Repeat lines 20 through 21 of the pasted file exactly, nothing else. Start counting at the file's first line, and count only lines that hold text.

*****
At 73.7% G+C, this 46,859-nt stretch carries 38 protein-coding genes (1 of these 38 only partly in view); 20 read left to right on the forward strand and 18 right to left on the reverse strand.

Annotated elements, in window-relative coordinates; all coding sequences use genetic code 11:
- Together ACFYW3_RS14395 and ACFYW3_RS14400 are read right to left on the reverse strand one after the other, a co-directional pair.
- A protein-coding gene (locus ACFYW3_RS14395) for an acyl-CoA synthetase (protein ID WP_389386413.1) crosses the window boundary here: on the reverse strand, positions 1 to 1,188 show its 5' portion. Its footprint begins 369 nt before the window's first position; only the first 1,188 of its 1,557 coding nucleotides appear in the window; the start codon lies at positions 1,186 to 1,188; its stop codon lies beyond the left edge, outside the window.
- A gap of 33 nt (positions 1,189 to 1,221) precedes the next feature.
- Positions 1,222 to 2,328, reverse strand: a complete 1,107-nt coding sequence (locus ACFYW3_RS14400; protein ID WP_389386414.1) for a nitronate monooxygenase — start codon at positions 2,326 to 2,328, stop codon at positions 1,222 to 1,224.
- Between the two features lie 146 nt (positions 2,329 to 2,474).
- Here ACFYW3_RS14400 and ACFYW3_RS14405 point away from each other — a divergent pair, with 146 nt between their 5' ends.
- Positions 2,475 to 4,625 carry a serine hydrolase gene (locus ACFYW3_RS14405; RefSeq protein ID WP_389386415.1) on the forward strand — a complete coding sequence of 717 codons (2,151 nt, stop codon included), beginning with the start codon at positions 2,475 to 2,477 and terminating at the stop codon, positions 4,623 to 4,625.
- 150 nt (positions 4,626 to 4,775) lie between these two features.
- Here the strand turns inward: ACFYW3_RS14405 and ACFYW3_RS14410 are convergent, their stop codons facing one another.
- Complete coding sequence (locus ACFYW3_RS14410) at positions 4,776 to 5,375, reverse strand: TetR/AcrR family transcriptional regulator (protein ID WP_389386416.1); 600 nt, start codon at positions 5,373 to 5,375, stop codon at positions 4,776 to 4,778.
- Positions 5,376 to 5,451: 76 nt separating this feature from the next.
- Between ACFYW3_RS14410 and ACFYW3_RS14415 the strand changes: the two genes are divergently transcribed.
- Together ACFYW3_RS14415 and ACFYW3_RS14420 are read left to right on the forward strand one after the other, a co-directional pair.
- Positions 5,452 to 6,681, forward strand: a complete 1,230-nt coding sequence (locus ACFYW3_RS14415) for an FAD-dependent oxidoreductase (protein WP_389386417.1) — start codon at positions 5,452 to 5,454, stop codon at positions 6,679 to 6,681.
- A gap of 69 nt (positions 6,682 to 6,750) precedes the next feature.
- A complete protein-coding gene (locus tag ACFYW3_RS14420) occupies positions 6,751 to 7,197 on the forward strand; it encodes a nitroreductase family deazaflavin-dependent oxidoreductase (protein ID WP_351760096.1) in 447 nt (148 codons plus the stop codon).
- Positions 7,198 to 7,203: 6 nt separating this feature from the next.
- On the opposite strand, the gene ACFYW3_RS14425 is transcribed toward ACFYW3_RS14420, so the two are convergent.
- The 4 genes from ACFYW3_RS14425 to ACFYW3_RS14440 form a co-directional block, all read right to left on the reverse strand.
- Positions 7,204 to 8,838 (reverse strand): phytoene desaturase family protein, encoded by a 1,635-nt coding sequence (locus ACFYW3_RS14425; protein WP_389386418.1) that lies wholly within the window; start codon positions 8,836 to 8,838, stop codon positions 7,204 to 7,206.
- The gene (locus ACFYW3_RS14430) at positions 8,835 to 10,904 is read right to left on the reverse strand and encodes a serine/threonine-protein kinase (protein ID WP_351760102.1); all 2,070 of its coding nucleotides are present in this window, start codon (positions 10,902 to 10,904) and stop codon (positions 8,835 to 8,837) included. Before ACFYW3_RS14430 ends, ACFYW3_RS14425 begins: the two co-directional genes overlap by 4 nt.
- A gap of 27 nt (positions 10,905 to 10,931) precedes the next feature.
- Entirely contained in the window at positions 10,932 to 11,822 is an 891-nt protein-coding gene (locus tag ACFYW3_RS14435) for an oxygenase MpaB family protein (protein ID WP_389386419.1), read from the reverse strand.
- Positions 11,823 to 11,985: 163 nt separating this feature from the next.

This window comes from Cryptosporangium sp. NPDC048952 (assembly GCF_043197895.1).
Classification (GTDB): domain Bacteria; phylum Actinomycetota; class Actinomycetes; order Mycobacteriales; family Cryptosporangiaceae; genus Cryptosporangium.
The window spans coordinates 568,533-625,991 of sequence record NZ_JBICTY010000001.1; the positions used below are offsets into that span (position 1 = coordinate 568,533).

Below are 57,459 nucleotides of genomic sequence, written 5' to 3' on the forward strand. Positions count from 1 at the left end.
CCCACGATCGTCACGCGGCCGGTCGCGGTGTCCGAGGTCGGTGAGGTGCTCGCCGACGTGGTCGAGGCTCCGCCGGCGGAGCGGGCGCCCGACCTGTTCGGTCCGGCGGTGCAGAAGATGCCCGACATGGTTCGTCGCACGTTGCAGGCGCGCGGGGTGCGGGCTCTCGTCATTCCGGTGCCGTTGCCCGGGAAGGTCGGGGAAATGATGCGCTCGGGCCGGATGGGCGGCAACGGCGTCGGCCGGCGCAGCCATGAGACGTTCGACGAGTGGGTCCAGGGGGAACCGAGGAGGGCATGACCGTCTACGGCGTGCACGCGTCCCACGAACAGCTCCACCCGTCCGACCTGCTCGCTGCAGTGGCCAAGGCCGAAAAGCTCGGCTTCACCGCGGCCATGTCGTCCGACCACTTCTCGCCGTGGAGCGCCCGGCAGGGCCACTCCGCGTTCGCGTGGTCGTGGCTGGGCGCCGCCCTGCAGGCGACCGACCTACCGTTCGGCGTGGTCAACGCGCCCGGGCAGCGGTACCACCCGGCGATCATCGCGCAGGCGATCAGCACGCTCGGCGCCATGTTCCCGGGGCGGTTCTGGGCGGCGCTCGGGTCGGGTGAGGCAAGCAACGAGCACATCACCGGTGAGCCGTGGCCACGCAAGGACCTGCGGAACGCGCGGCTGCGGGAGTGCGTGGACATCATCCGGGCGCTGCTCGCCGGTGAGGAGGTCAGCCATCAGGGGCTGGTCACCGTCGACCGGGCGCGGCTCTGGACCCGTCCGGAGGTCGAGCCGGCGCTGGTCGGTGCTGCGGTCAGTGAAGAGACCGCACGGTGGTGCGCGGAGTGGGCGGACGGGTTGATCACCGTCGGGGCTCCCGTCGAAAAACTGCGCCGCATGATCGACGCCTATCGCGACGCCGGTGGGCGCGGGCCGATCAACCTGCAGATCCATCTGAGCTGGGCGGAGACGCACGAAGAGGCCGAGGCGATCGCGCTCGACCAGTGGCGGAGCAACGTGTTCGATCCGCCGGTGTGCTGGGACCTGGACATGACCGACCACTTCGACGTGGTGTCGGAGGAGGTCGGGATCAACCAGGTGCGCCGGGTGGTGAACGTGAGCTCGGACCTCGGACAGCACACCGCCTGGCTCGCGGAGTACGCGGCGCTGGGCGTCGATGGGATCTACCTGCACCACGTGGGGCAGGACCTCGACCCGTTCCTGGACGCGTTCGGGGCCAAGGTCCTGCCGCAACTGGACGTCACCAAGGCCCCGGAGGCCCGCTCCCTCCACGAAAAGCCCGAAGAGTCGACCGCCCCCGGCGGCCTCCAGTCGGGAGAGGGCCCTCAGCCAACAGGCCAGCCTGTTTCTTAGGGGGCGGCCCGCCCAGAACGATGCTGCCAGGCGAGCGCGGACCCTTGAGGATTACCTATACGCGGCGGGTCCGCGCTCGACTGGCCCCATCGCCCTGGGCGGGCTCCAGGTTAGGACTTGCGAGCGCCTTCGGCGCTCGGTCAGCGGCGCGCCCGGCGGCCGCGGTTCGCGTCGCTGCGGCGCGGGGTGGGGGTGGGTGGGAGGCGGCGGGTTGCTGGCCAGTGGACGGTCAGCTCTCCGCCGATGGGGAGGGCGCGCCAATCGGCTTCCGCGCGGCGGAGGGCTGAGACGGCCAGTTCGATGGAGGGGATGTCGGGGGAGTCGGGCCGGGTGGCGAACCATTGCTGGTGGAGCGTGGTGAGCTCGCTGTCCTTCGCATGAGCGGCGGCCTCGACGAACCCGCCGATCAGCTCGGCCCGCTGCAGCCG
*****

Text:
- On the opposite strand, the gene ACFYW3_RS14425 is transcribed toward ACFYW3_RS14420, so the two are convergent.
- The 4 genes from ACFYW3_RS14425 to ACFYW3_RS14440 form a co-directional block, all read right to left on the reverse strand.